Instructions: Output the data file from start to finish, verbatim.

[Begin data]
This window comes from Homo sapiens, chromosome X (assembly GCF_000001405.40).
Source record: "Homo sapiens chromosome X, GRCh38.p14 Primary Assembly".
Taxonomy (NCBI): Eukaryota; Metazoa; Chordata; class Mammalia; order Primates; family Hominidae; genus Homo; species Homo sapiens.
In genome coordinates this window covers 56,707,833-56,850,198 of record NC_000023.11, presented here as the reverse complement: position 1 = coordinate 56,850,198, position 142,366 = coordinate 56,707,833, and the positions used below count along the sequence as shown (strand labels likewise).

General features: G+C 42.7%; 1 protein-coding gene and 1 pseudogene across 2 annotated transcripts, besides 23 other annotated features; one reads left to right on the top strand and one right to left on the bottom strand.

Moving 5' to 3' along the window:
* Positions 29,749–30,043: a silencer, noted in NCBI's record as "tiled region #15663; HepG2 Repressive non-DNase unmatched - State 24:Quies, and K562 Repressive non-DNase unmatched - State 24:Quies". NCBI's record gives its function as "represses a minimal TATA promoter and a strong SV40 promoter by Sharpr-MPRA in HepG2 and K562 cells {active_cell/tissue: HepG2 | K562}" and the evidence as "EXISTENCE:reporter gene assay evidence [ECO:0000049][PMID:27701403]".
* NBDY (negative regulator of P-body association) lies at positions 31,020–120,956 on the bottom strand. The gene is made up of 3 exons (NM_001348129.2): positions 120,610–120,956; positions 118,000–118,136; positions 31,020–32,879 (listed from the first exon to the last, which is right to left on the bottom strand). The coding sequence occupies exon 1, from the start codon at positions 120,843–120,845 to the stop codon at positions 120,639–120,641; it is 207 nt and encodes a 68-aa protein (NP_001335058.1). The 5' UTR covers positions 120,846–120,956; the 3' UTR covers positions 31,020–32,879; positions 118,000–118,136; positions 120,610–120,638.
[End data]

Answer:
This window comes from Homo sapiens, chromosome X (assembly GCF_000001405.40).
Source record: "Homo sapiens chromosome X, GRCh38.p14 Primary Assembly".
Taxonomy (NCBI): Eukaryota; Metazoa; Chordata; class Mammalia; order Primates; family Hominidae; genus Homo; species Homo sapiens.
In genome coordinates this window covers 56,707,833-56,850,198 of record NC_000023.11, presented here as the reverse complement: position 1 = coordinate 56,850,198, position 142,366 = coordinate 56,707,833, and the positions used below count along the sequence as shown (strand labels likewise).

General features: G+C 42.7%; 1 protein-coding gene and 1 pseudogene across 2 annotated transcripts, besides 23 other annotated features; one reads left to right on the top strand and one right to left on the bottom strand.

Moving 5' to 3' along the window:
* Positions 29,749–30,043: a silencer, noted in NCBI's record as "tiled region #15663; HepG2 Repressive non-DNase unmatched - State 24:Quies, and K562 Repressive non-DNase unmatched - State 24:Quies". NCBI's record gives its function as "represses a minimal TATA promoter and a strong SV40 promoter by Sharpr-MPRA in HepG2 and K562 cells {active_cell/tissue: HepG2 | K562}" and the evidence as "EXISTENCE:reporter gene assay evidence [ECO:0000049][PMID:27701403]".
* NBDY (negative regulator of P-body association) lies at positions 31,020–120,956 on the bottom strand. The gene is made up of 3 exons (NM_001348129.2): positions 120,610–120,956; positions 118,000–118,136; positions 31,020–32,879 (listed from the first exon to the last, which is right to left on the bottom strand). The coding sequence occupies exon 1, from the start codon at positions 120,843–120,845 to the stop codon at positions 120,639–120,641; it is 207 nt and encodes a 68-aa protein (NP_001335058.1). The 5' UTR covers positions 120,846–120,956; the 3' UTR covers positions 31,020–32,879; positions 118,000–118,136; positions 120,610–120,638.